FIRST PRIZE | The Queensway Steps | Carrie Wilbert of Paris, France
The Emerging New York Architects (ENYA) committee of the AIA New York Chapter is pleased to announce the winners of its 2014 biennial design ideas competition, QueensWay Connection: Elevating the Public Realm. Entrants were challenged to design a vertical gateway for the elevated viaduct portion of a 3.5 mile stretch of abandoned railway in Central Queens, currently under study for conversion into an urban greenway by The Trust for Public Land, Friends of the Queensway, and their design consultants. Of the 120 submitted proposals from 28 countries, the jury selected the winners to represent the diverse array of ideas generated.
Continue reading ENYA Announces the Winners of QueensWay Connection: Elevating the Public Realm Design Ideas Competition
Interesting landscape reading from across the web with some thought provoking material before you start your working week.
High Lines and park life: why more green isn’t always greener for cities | Owen Hatherley | Guardian
“Transforming old industrial areas into urban woodland may look nice but can be conterproductive[sic] in the long run” – Interesting read, but still wondering how the Highline is conterproductive[sic] in the long run.
‘Open spaces needed for meetings’ | Riyan Ramanath V, | Times of India
“Lack of such open areas inside the city is forcing communities, political, religious and social groups to use smaller spaces, which is resulting in traffic congestion on the roads.”
See How NYC Streets Got More Pedestrian-Friendly In 25 Years | Curbed NY | Zoe Rosenberg
Great images of before and after the implementation of pedestrian/bike friendly road design
How town planning can make us thin and healthy: Architects show that more green space and less housing density has a clear effect on public health | Charlie Cooper | Independent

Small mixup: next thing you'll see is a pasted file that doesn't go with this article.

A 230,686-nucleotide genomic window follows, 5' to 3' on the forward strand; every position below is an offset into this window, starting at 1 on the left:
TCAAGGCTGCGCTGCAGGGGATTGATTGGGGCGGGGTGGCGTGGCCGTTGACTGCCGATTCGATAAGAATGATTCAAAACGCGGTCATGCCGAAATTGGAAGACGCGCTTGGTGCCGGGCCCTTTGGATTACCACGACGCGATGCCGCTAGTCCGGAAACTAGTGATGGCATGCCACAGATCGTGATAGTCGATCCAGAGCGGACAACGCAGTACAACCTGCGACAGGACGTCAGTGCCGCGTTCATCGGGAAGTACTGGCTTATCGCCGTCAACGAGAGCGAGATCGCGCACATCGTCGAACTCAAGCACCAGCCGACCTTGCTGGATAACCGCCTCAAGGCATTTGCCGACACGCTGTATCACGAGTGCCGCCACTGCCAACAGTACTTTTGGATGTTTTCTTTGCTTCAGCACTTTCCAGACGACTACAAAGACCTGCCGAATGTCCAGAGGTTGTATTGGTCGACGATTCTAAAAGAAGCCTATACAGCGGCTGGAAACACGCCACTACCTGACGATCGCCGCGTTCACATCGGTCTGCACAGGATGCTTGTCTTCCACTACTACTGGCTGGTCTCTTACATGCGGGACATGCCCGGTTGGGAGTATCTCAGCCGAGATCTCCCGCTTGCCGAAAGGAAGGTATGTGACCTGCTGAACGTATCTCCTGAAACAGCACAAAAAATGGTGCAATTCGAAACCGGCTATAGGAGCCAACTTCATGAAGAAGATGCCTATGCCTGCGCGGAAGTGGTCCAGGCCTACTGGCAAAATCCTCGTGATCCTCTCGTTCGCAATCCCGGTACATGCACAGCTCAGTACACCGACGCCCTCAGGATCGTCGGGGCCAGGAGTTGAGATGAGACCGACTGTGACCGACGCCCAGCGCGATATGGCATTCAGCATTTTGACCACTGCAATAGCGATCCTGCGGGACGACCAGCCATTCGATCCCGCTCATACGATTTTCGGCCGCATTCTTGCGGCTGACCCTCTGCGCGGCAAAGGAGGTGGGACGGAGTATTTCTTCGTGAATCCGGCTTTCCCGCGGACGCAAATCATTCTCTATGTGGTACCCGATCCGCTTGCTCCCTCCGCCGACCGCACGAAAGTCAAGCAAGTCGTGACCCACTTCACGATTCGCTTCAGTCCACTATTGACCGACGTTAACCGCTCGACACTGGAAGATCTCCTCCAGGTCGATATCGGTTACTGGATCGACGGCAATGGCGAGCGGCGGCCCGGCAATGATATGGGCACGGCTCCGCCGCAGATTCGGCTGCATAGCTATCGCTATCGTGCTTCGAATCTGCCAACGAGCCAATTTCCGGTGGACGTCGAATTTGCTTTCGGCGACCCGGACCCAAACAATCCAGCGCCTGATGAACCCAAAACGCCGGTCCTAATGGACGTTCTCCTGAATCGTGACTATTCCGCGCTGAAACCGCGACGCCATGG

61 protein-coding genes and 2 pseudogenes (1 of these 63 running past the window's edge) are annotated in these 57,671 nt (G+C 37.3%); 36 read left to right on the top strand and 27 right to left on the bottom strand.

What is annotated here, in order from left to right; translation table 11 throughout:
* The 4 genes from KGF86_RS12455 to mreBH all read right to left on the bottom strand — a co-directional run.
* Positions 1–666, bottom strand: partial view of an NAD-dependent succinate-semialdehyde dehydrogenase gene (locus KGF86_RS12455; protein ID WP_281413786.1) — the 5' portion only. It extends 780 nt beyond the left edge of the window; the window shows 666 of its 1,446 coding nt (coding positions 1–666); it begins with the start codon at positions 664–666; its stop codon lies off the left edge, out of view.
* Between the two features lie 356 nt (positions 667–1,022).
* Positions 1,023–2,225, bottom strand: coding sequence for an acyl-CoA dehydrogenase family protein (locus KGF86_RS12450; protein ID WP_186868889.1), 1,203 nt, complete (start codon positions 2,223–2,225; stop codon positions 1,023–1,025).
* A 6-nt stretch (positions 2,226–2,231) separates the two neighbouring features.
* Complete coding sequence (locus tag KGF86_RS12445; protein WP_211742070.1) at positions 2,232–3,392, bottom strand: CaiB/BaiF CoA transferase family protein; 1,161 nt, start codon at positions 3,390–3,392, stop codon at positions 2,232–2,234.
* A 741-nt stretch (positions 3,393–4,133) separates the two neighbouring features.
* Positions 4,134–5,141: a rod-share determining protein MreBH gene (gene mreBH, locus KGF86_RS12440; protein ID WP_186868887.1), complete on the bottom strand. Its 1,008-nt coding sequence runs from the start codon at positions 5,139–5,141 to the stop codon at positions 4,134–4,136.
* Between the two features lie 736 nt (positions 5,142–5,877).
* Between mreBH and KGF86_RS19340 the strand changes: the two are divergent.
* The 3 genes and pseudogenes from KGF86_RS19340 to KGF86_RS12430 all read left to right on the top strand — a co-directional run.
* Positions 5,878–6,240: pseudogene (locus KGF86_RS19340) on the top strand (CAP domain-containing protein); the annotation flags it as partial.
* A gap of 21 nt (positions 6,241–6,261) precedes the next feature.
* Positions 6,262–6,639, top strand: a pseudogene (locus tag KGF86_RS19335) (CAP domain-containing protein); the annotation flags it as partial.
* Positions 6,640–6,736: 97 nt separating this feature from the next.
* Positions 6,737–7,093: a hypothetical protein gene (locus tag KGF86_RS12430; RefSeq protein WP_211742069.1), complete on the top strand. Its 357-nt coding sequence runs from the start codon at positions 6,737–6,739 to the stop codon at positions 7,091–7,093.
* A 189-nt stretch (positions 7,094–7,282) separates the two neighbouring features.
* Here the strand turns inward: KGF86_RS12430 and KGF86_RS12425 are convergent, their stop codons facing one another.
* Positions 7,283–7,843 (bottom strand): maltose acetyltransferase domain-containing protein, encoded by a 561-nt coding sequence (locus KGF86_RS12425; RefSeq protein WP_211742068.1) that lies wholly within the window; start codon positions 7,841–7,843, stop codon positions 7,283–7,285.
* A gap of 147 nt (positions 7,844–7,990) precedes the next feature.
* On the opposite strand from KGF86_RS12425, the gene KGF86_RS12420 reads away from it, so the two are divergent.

“With responsibility for public healthcare devolved now from central Government to local authorities, it’s vital that planners and developers take the lead in ensuring healthier cities,” said. RIBA’s president, Stephen Hodder.
Continue reading This Week in Landscape | 2 February 2014
Late last month, the Pier 42 masterplan received approval from a Community Board 3 subcommittee and is currently awaiting final approval by the Public Design Commission of the City of New York and the full board of Community Board 3 to move ahead. Recently WLA asked Mathews Nielsen (the landscape architect) what was unique about this project,
“Pier 42 uses a combination of newly created soft shoreline edge and an inboard ridge to dissipate wave action and protect against both flooding and future sea level rise. The park will place mechanical systems and small park buildings above the new 100 year flood line and seeks to use solar-powered lighting to eliminate any electrical conduit from vulnerability. All plant material and hardscape finishes within the flood zone will be tolerant of period inundation.” – Signe Nielsen, Principal, Mathews Nielsen
Continue reading Pier 42 masterplan by Mathews Nielsen